Updated 1:11 p.m. | The state ethics commission has fined Gov. David A. Paterson $62,125 for soliciting and accepting five free tickets to the 2009 World Series from the New York Yankees.
The Commission on Public Integrity noted that the Yankees have “myriad and continuing” issues before state government, including real estate, stadium development and tax matters, creating a clear conflict of interest for Mr. Paterson.
In its finding, the commission also concluded that the governor had lied about his acceptance of the tickets, saying that Mr. Paterson’s testimony, in which he said he always intended to pay for them, was refuted by his own staff, Yankees officials and documentary evidence, “not to mention common sense.”
“The moral and ethical tone of any organization is set at the top,” said Michael G. Cherkasky, the commission’s chairman. “Unfortunately, the governor set a totally inappropriate tone by his dishonest and unethical conduct. Such conduct cannot be tolerated by any New York State employee, particularly our governor.”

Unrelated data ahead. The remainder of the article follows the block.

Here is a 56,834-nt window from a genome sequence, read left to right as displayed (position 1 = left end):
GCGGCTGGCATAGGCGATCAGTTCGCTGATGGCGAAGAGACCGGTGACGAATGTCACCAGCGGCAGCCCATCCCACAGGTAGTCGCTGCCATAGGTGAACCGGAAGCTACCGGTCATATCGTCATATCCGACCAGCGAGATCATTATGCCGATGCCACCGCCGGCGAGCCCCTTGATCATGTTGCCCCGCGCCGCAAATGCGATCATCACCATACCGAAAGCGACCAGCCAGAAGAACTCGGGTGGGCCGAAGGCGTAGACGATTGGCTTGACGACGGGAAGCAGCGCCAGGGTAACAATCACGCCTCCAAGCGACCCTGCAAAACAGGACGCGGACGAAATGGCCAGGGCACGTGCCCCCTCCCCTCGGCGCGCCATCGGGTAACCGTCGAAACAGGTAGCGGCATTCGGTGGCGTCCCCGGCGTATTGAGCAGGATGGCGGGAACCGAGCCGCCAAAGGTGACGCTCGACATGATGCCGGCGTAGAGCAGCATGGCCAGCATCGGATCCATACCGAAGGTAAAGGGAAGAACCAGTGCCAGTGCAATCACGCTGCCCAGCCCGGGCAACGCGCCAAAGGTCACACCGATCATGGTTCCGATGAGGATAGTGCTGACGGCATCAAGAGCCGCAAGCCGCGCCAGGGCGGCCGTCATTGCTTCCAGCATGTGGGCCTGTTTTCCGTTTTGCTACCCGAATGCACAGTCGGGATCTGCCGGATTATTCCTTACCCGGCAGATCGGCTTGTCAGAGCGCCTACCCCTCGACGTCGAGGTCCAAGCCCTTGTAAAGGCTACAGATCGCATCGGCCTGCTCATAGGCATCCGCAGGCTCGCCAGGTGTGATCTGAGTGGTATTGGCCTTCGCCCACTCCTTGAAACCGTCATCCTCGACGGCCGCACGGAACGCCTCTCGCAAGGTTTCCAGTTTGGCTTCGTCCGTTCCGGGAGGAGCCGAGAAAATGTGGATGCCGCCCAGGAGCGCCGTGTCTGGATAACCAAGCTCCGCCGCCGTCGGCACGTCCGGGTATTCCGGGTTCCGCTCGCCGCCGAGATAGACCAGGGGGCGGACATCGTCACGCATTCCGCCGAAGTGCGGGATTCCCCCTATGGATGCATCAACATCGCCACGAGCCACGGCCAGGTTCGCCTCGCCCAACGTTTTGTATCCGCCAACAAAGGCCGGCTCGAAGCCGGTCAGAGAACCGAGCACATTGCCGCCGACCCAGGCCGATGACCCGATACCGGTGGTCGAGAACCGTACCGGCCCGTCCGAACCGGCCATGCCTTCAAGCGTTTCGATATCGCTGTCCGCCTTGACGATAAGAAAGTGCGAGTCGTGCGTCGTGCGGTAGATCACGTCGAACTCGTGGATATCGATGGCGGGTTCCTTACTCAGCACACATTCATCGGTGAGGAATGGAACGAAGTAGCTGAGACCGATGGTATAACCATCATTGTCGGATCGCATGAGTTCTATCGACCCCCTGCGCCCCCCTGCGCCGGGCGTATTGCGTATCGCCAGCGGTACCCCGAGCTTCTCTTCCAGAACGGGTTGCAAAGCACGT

The commission’s report comes four months after an independent counsel accused Mr. Paterson of misleading state investigators in the case and asked the Albany County district attorney to determine whether Mr. Paterson should be prosecuted for perjury. The status of the district attorney’s inquiry is not known.
In its report, the commission rejected a hearing officer’s recommendation of a much smaller fine, saying ethics rules must be applied “exactingly to those at the top.”
“The governor solicited tickets from a registered lobbyist,” the commission said, referring to the Yankees. “When members of the media learned of his conduct, he attempted to cover up his misdeeds” by backdating a check, and when questioned under oath about the check, “the governor told a story” that was not true, the commission concluded.
A spokeswoman for Mr. Paterson did not immediately respond to a request for comment.
Read the commission’s findings here (pdf).